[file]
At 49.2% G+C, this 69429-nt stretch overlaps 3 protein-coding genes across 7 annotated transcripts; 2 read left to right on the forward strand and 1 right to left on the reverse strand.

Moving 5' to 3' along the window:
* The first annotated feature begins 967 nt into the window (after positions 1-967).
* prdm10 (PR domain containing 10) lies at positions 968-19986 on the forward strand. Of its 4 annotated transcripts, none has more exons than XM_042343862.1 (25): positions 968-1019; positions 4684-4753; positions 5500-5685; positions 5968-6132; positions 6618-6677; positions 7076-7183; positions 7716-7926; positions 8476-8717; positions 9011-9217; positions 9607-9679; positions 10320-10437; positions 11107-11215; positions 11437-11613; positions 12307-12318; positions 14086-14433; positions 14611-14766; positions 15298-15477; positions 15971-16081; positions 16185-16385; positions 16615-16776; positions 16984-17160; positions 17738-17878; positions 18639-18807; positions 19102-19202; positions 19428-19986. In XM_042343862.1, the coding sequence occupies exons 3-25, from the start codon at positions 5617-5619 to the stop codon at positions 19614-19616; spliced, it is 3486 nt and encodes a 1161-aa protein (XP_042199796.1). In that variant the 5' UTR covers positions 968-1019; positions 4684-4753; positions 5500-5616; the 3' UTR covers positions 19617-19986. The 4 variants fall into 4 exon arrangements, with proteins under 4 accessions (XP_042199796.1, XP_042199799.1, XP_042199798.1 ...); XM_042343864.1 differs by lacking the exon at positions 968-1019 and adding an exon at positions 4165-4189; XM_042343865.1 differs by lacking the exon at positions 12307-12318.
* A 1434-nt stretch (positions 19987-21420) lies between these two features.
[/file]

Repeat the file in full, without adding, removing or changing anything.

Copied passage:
At 49.2% G+C, this 69429-nt stretch overlaps 3 protein-coding genes across 7 annotated transcripts; 2 read left to right on the forward strand and 1 right to left on the reverse strand.

Moving 5' to 3' along the window:
* The first annotated feature begins 967 nt into the window (after positions 1-967).
* prdm10 (PR domain containing 10) lies at positions 968-19986 on the forward strand. Of its 4 annotated transcripts, none has more exons than XM_042343862.1 (25): positions 968-1019; positions 4684-4753; positions 5500-5685; positions 5968-6132; positions 6618-6677; positions 7076-7183; positions 7716-7926; positions 8476-8717; positions 9011-9217; positions 9607-9679; positions 10320-10437; positions 11107-11215; positions 11437-11613; positions 12307-12318; positions 14086-14433; positions 14611-14766; positions 15298-15477; positions 15971-16081; positions 16185-16385; positions 16615-16776; positions 16984-17160; positions 17738-17878; positions 18639-18807; positions 19102-19202; positions 19428-19986. In XM_042343862.1, the coding sequence occupies exons 3-25, from the start codon at positions 5617-5619 to the stop codon at positions 19614-19616; spliced, it is 3486 nt and encodes a 1161-aa protein (XP_042199796.1). In that variant the 5' UTR covers positions 968-1019; positions 4684-4753; positions 5500-5616; the 3' UTR covers positions 19617-19986. The 4 variants fall into 4 exon arrangements, with proteins under 4 accessions (XP_042199796.1, XP_042199799.1, XP_042199798.1 ...); XM_042343864.1 differs by lacking the exon at positions 968-1019 and adding an exon at positions 4165-4189; XM_042343865.1 differs by lacking the exon at positions 12307-12318.
* A 1434-nt stretch (positions 19987-21420) lies between these two features.